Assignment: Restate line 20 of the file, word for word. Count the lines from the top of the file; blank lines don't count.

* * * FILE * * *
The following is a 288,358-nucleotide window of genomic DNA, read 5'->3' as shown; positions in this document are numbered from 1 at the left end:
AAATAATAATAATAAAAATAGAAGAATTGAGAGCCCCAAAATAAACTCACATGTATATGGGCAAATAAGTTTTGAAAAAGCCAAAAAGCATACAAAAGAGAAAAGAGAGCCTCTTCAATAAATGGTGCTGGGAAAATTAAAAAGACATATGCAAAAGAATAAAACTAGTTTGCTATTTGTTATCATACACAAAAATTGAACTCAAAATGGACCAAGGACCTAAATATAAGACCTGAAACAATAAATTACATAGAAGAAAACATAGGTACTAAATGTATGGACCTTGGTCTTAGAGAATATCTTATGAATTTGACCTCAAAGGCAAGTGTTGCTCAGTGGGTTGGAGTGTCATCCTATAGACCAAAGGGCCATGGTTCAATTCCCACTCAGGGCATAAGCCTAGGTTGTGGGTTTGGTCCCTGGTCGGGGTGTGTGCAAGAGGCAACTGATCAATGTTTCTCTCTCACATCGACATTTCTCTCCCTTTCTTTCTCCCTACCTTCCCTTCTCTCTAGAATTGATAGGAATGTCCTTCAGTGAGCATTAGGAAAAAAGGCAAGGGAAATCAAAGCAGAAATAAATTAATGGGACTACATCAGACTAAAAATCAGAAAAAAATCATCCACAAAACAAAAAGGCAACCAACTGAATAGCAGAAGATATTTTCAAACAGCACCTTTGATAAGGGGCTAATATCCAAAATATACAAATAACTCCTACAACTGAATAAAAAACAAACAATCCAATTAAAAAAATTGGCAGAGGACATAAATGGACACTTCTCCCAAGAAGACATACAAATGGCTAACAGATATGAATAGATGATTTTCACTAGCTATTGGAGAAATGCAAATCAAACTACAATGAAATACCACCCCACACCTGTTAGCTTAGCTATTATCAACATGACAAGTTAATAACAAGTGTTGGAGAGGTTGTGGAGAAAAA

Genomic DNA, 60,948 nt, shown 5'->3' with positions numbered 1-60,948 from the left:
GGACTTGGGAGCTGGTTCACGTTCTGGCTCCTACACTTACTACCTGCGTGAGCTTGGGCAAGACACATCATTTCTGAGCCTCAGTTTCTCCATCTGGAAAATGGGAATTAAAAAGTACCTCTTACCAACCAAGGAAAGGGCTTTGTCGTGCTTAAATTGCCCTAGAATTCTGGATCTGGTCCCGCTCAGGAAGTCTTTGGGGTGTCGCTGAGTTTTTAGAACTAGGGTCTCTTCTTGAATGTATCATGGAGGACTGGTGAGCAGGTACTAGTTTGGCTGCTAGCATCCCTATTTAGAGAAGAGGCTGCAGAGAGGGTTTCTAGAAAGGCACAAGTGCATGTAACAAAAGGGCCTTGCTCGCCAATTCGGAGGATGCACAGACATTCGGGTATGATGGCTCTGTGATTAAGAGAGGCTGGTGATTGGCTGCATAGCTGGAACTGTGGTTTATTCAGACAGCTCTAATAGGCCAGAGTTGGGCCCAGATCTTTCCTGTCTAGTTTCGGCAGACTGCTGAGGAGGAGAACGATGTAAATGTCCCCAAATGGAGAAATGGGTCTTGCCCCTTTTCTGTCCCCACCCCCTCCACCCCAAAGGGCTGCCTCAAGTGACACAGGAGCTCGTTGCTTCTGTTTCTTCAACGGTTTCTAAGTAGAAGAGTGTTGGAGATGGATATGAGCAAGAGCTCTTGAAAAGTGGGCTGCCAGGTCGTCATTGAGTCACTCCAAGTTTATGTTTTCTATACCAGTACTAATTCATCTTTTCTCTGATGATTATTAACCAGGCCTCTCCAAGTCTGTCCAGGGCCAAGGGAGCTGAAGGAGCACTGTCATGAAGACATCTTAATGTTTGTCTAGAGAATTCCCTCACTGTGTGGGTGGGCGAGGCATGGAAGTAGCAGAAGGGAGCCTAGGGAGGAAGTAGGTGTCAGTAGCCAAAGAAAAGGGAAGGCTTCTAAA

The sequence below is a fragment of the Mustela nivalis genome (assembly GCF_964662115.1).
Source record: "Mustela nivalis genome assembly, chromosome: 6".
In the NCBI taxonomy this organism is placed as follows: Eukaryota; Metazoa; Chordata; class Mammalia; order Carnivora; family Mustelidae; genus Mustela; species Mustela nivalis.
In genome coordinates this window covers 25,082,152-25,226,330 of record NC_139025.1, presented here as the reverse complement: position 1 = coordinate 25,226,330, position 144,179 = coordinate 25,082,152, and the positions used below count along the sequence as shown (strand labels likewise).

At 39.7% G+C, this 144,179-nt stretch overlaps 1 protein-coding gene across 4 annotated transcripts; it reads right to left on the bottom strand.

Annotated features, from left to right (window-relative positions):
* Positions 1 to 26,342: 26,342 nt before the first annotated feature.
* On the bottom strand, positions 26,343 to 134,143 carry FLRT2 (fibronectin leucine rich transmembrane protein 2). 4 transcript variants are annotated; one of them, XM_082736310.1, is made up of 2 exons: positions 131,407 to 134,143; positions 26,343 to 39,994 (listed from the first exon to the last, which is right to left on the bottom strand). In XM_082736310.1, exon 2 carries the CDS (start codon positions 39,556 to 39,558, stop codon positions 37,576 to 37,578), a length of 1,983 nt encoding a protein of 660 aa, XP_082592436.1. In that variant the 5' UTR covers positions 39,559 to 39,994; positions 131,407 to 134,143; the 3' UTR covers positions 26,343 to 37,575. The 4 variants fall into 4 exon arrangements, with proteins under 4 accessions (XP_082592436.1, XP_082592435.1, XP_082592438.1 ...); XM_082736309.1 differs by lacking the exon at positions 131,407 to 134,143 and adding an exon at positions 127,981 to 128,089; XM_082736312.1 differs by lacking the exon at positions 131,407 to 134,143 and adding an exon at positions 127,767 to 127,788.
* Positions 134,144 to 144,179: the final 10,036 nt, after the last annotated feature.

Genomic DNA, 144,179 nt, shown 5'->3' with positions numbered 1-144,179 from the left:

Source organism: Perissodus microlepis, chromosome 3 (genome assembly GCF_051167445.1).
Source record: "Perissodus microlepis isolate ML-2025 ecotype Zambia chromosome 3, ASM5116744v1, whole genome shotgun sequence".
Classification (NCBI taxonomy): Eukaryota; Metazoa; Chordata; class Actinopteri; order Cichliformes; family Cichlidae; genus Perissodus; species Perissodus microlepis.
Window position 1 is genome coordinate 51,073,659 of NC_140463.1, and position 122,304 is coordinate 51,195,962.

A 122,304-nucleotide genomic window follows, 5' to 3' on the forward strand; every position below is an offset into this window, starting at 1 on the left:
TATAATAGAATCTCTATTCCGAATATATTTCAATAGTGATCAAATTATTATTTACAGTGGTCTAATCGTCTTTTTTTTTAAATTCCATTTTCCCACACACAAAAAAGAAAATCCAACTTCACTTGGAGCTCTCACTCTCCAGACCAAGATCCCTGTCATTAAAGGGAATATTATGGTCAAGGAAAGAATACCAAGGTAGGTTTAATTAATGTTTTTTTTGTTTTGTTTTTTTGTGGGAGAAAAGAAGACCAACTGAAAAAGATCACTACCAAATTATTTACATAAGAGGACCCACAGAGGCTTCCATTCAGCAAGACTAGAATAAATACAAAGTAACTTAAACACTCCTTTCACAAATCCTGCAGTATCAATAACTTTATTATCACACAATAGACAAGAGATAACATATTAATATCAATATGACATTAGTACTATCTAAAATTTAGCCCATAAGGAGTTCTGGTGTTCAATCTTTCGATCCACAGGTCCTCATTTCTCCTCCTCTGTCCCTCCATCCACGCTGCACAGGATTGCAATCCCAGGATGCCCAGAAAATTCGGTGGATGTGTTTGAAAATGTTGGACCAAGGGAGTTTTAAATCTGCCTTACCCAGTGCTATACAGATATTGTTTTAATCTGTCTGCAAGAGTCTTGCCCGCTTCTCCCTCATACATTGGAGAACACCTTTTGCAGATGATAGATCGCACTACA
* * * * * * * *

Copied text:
TATAATAGAATCTCTATTCCGAATATATTTCAATAGTGATCAAATTATTATTTACAGTGGTCTAATCGTCTTTTTTTTTAAATTCCATTTTCCCACACACAAAAAAGAAAATCCAACTTCACTTGGAGCTCTCACTCTCCAGACCAAGATCCCTGTCATTAAAGGGAATATTATGGTCAAGGAAAGAATACCAAGGTAGGTTTAATTAATGTTTTTTTTGTTTTGTTTTTTTGTGGGAGAAAAGAAGACCAACTGAAAAAGATCACTACCAAATTATTTACATAAGAGGACCCACAGAGGCTTCCATTCAGCAAGACTAGAATAAATACAAAGTAACTTAAACACTCCTTTCACAAATCCTGCAGTATCAATAACTTTATTATCACACAATAGACAAGAGATAACATATTAATATCAATATGACATTAGTACTATCTAAAATTTAGCCCATAAGGAGTTCTGGTGTTCAATCTTTCGATCCACAGGTCCTCATTTCTCCTCCTCTGTCCCTCCATCCACGCTGCACAGGATTGCAATCCCAGGATGCCCAGAAAATTCGGTGGATGTGTTTGAAAATGTTGGACCAAGGGAGTTTTAAATCTGCCTTACCCAGTGCTATACAGATATTGTTTTAATCTGTCTGCAAGAGTCTTGCCCGCTTCTCCCTCATACATTGGAGAACACCTTTTGCAGATGATAGATCGCACTACA